Study of the visual field


Campimetry or computerized perimetry is an exploratory technique in which the patient must sit in front of a screen and focus on a central point. A computerized program makes small lights twinkle in different places on the screen and the patient must press a button to indicate that they have detected these small lights in their peripheral vision.The responses of the patient are then compared with a control group of equivalent age to determine the presence of defects in their visual field.

In the H.O.I we have at our disposal standard automated perimetry equipment and the latest technology of Automatic Fundus Perimetry (the Compass ). The advantage of the latter perimetry is that it is capable of measuring sensitivity in specific areas of the retina with greater precision, thanks to the compensation of ocular movements based on retinal tracking.

pruebas oftalmológicas
previous arrow
next arrow

 The study of the visual field enables us to diagnose any reduction in the area of the field of vision or the loss of any part of it. Being able to detect these alterations helps us to diagnose and follow up Glaucoma, as well as diagnosing other diseases which can affect our peripheral vision, such as certain neurological diseases ( Intracranial tumors and inflammation of the optic nerve ),vascular diseases of the retina ( venous or retinal thrombosis ) and        degenerative processes which are specific to the retina, such as pigmentary retinitis. With glaucoma, the evolution of the lesion in the field of vision is fundamental for the control and treatment of the patient, meaning that carrying out periodical campimetry is absolutely necessary.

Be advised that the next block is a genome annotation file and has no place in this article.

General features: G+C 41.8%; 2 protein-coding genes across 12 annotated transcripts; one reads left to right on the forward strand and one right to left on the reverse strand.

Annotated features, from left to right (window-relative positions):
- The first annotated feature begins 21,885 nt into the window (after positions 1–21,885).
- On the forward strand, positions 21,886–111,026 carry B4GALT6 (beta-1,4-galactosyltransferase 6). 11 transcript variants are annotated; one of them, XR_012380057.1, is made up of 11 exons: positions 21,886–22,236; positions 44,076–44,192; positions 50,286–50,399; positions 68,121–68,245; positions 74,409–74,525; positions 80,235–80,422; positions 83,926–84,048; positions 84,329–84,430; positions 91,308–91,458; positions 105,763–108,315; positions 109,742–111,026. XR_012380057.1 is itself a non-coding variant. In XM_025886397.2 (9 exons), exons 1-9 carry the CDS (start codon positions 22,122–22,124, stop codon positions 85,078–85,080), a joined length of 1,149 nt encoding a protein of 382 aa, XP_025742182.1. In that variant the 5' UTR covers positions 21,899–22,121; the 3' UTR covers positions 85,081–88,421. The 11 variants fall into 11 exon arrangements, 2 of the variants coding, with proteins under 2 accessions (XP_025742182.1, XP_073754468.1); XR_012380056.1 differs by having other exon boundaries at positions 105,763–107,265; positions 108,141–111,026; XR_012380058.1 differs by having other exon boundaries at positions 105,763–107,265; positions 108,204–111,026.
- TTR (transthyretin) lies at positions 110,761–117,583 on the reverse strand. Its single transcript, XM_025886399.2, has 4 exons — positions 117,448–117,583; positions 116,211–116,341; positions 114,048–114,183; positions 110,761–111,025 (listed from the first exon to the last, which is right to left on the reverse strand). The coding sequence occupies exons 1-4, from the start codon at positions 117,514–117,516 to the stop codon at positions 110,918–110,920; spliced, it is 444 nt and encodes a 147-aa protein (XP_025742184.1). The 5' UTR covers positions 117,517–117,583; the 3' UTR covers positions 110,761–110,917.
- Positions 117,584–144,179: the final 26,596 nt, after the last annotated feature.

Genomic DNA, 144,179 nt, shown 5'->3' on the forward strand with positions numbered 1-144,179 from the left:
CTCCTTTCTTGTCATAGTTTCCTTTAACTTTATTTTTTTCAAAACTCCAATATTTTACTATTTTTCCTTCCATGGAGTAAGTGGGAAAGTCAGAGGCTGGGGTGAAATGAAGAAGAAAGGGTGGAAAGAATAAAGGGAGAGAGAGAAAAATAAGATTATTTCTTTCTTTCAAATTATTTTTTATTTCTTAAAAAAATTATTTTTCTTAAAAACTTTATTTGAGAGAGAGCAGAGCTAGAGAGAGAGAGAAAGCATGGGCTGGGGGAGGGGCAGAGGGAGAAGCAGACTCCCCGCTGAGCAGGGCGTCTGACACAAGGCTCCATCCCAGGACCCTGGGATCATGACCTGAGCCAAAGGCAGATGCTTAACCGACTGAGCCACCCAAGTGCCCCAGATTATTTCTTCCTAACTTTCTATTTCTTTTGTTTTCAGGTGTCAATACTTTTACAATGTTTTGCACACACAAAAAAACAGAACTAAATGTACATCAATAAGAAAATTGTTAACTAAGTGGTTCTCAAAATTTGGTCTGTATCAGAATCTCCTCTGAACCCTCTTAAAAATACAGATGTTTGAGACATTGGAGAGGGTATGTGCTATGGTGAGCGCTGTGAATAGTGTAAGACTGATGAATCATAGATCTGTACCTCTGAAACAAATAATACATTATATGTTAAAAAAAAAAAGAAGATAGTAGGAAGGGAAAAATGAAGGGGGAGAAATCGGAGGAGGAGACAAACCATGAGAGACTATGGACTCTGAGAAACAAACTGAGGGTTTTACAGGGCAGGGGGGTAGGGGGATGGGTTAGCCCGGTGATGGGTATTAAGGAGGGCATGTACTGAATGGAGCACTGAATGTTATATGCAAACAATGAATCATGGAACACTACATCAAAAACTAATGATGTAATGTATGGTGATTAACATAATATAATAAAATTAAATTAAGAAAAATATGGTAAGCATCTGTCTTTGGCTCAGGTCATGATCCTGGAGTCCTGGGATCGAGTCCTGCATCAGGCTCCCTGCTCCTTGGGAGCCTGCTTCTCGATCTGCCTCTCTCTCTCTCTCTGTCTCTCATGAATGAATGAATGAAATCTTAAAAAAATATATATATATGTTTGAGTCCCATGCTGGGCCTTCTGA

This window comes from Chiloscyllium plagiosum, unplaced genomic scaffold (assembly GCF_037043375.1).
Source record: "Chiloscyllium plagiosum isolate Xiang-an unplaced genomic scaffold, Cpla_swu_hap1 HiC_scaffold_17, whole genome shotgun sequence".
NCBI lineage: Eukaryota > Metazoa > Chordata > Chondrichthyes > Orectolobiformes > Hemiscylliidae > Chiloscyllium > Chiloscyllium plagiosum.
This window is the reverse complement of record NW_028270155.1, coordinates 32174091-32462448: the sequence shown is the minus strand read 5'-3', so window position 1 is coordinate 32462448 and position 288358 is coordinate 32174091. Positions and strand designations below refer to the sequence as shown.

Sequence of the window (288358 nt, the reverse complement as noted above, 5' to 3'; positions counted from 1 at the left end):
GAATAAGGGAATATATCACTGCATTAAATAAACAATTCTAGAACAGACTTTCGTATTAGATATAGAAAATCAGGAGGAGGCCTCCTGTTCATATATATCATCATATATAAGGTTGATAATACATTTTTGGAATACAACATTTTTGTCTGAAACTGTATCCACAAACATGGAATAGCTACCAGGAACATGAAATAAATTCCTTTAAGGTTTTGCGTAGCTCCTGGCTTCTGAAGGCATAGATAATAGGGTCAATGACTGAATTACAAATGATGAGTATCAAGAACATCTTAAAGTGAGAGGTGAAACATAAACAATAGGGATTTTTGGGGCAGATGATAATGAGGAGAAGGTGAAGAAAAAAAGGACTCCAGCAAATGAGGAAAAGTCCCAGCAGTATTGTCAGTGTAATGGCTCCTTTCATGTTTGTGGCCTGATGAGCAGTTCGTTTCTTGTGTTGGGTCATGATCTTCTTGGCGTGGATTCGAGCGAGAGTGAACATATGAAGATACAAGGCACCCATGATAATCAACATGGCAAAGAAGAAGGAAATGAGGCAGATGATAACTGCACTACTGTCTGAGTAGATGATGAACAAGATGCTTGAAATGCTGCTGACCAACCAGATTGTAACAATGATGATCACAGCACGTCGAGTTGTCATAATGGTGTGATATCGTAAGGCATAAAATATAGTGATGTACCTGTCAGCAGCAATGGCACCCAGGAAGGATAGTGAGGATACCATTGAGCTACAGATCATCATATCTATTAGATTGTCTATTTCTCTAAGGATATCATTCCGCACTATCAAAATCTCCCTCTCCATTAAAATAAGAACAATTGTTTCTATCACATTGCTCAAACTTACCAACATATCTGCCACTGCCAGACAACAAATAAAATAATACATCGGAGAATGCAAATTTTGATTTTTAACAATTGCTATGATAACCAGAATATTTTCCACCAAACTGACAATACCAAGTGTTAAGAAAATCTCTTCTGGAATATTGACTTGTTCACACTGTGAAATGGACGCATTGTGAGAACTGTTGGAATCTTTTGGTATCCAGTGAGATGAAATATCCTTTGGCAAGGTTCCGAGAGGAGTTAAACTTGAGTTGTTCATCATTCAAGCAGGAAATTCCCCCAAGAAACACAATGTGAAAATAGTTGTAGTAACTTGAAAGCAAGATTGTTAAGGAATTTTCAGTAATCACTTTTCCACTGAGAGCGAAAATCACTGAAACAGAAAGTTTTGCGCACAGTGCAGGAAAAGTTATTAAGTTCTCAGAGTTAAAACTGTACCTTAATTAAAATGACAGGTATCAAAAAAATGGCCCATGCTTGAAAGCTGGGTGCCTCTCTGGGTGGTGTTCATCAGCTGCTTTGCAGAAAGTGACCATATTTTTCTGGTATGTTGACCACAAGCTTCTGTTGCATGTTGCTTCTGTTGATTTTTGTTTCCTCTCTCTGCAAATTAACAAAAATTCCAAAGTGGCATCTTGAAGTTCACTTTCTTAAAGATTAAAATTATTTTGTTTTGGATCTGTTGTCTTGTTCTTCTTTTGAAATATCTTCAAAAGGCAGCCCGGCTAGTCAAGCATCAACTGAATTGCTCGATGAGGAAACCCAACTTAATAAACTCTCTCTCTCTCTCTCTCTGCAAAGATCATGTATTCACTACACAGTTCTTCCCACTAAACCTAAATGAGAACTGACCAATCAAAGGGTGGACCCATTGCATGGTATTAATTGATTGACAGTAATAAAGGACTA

The glaucomatous lesion of the optic nerve which occurs in glaucoma produces loss of vision.  Peripheral vision is more sensitive to the glaucomatous lesion which means that the patient experiences noticeable changes in their peripheral field of vision before noticing any decrease in their central visual acuity.